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10 Common Bugs That Look Like Bed Bugs

May 17, 2024

By Rachel Maldonado

10 Common Bugs That Look Like Bed Bugs

If you’ve noticed some itchy welts on your skin, stains on your bed sheets, and unexplained bites, your first thought might be bed bugs. But hold on – before you toss and turn in a panic, it might not be what it seems. 

Many household insects bear a striking resemblance to bed bugs but pose their own unique set of problems. In this guide, we’ll dissect ten common bug look alikes, allowing you to identify the true culprits in your home. 

Remember, just because it’s small and brown doesn’t mean it’s bed bugs; pests come in all shapes and shades.

1. Bat Bugs

Starting with the most bedbug-like intruder, bat bugs are nearly identical in appearance, size, and behavior. The only discerning factor under a microscope is that the fringe hairs on the pronotum (the shield-like structure behind the head) of bat bugs are longer than those of bed bugs. 

Despite the differences being microscopic, the presence of bat bugs indicates a larger problem – a nearby bat colony. Once bats are excluded, bat bugs should disappear within a few weeks – no professional extermination required.

2. Swallow Bugs

This bug species’ name betrays their origin – swallows, not the action. Swallow bugs primarily feed on these birds and share their living spaces. 

Like bat bugs, the removal of their avian hosts is the key to a bug-free home. Swallow bugs are particularly stubborn and can go without feeding for many months. Once their primary food source is eliminated, it can take up to a year for them to die out.

3. Furniture Beetles

Furniture beetles and other wood-boring beetles, in general, are not blood-suckers. They are a type of weevil that lays its eggs inside wood. Once they hatch, the larvae consume the wood, often causing significant damage to furniture. 

These pests are usually brought into the home through infested materials, and an opportunity to catch them exists in the monitoring of wood-dwelling insects. Keep note of the appearance of adult beetles, their disc-shaped bodies and long antennae, which bed bugs lack.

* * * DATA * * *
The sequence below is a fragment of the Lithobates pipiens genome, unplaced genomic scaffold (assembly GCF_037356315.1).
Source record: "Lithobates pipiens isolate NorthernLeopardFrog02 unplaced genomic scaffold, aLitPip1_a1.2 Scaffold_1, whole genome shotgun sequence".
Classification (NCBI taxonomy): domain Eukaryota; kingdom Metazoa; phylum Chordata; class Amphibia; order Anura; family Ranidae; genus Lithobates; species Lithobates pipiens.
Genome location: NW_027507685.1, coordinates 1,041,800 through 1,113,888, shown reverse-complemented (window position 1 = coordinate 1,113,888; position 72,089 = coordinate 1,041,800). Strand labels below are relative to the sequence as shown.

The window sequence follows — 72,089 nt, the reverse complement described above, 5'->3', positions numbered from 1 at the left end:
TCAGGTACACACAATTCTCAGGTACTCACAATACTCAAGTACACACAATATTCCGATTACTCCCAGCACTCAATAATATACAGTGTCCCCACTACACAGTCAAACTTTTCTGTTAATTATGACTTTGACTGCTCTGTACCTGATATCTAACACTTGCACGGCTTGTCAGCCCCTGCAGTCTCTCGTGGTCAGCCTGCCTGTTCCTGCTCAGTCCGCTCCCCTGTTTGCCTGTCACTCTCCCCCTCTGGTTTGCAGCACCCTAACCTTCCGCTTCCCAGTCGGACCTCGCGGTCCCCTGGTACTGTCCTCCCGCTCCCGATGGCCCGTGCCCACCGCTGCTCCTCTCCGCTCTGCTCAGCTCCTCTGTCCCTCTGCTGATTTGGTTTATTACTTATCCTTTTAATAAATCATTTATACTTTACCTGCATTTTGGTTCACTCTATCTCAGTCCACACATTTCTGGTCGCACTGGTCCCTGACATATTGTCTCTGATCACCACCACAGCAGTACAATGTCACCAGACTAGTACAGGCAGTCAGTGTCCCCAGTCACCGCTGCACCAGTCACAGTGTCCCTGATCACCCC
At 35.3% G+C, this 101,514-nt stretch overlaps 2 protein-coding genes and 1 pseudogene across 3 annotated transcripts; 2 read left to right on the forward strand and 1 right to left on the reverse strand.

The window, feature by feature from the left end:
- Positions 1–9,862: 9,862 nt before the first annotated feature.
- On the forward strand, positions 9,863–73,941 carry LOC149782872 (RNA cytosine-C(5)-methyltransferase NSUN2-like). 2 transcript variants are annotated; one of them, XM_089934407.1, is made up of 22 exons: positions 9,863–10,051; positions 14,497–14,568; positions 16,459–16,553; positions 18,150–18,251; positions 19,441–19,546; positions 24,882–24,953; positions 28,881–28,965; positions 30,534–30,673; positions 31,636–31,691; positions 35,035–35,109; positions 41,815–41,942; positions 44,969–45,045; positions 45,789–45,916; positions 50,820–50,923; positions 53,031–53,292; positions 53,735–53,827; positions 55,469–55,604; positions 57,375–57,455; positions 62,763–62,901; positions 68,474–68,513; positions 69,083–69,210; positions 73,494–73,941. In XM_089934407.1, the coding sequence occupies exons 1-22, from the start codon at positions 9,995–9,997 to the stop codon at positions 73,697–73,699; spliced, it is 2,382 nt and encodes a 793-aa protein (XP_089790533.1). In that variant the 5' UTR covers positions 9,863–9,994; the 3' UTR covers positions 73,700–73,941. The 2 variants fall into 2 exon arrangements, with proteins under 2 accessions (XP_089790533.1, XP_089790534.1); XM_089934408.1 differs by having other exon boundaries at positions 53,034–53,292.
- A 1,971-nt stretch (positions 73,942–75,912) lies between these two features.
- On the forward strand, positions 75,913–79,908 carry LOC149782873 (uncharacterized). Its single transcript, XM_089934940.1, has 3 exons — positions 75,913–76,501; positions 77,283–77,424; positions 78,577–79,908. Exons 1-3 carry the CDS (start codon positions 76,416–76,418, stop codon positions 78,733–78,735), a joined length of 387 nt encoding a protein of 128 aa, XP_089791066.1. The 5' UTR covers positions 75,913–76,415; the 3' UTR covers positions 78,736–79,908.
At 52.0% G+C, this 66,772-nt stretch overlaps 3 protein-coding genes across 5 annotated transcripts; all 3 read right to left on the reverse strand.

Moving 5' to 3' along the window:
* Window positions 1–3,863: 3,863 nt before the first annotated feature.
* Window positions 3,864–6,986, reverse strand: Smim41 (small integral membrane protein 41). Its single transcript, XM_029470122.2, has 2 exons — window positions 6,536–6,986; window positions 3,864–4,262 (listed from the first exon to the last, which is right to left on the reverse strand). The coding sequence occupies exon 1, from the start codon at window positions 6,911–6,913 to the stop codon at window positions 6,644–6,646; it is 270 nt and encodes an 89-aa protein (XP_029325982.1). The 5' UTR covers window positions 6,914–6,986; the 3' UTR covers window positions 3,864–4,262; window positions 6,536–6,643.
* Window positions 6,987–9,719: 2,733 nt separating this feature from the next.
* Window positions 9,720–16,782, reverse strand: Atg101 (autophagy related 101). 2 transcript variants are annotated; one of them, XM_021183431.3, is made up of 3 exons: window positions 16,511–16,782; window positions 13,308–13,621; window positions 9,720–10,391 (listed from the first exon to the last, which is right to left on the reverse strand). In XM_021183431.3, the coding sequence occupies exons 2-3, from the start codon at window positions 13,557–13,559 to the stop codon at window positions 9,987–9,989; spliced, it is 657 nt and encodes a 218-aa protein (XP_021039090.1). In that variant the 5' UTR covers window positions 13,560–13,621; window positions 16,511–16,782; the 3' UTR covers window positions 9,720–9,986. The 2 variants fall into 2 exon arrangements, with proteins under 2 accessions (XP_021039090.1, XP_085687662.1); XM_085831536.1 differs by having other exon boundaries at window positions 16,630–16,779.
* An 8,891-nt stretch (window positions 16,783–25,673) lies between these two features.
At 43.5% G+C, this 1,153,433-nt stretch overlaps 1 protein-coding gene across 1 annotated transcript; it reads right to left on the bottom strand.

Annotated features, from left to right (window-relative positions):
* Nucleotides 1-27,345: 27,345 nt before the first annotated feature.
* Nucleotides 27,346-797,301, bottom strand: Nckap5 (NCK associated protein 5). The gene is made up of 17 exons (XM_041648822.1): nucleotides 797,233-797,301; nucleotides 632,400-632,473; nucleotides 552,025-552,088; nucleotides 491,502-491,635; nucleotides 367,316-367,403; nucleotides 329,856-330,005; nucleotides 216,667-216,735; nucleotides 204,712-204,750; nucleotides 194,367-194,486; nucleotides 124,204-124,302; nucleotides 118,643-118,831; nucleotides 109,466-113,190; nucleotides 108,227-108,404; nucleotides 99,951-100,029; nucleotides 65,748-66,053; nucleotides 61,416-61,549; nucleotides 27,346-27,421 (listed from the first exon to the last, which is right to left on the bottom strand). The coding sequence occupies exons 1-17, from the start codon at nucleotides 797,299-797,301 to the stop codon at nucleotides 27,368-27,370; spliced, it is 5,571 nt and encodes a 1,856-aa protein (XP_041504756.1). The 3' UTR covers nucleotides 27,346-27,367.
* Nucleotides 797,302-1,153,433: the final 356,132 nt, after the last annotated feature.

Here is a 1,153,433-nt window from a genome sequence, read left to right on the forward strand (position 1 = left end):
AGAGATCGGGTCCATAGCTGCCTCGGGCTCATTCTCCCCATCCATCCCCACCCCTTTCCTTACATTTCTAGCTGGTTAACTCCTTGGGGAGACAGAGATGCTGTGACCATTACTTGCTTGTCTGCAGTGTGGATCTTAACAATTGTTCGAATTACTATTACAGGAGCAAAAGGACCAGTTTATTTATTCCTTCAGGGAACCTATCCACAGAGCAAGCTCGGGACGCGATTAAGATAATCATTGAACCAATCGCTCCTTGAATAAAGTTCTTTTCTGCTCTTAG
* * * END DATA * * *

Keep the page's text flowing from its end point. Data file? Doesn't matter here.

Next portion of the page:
4. Booklice

Psocids, fondly known as booklice, are tiny, soft-bodied insects that, at a distance, can be mistaken for newly hatched bed bugs due to their pale color and size. 

Unlike bed bugs, booklice feed on microscopic mold and fungi that grow in damp corners and on papers. Eliminating the moisture in the environment and cleaning affected areas with appropriate detergents usually curbs their numbers.

5. Sowbugs and Pillbugs

These crustaceans cause lots of confusion for folks with their bug-like appearance and habit of infesting damp environments, like basements and cellars. 

Sowbugs and pillbugs are perfectly harmless; they don’t bite, sting, or transmit any diseases, and they don’t even damage plants. They’re scavengers that help to break down decaying matter. If they’re in your home, it’s likely a sign of excessive moisture and decay; fixing these issues will resolve the infestation.

6. Carpet Beetles

Carpet beetles are often discovered to be the culprit of ‘bed bug’ bites in homes where no bed bugs are found. They are recognizable by their round, dome-shaped bodies with patterns of scales on their wings. 

It’s the larvae of carpet beetles that are particularly troublesome, as they feed on natural fibers, like wool, and can damage carpets, clothing, and other textiles. Proper sanitation, regular vacuuming, and storage of fabrics in airtight containers can help prevent or control an infestation.

7. Cockroach Nymphs

Before cockroaches reach adulthood, they are nymphs, and early stages can look startlingly like bed bugs – small, brown, and flat. An important distinction is the cockroach’s antennae and the way they move. 

With a clear examination, their six legs and pair of long, segmented antennae should help to tell the difference. Cockroaches are indicators of poor hygiene and can pose health risks due to their association with garbage and filth.

8. Spider Beetles

These are tiny and oval shaped, much like the common bed bug. However, a magnification glass would reveal their beetle-like appearance – with six legs, shiny, and hard exoskeletons. 

Spider beetles get their name from their web-creating kin, but they’re just content to feed on a variety of foods including grain, cereals, and rodent baits. Keeping areas clean and free of these food sources will send them packing.

9. Fleas

Fleas fit the size and color profile of bed bugs, and their bites can sometimes be mistakenly attributed to bed bugs. 

However, the diagnostic sign of fleas is upon the host – if you’ve noticed your pet scratching or nibbing, that’s often a tell tale sign. Flea treatments should be coordinated with pet treatments to address eggs, larvae, and adults in the environment.

10. Mites

Mites are arachnids, not insects, but they sometimes find their way into the bed bug misidentification mix due to their propensity for biting and their minuscule size. 

While some species are harmless, others like the scabies mite or the bird mite are associated with skin conditions. Proper identification by a dermatologist or entomologist based on the symptoms and location of the irritation is crucial to address any mite issues properly.

The Takeaway

Remember, at the first hint of a bed bug infestation (or an infestation from one of these look-alikes), consult with a professional pest control service. 

At Hawx Pest Control, you can join our family of satisfied customers. Our expert technicians are waiting to help you sleep soundly once more. 

Take the first step to a pest-free environment by reaching out to Hawx to identify – and rid your home of – any unwelcome guests.


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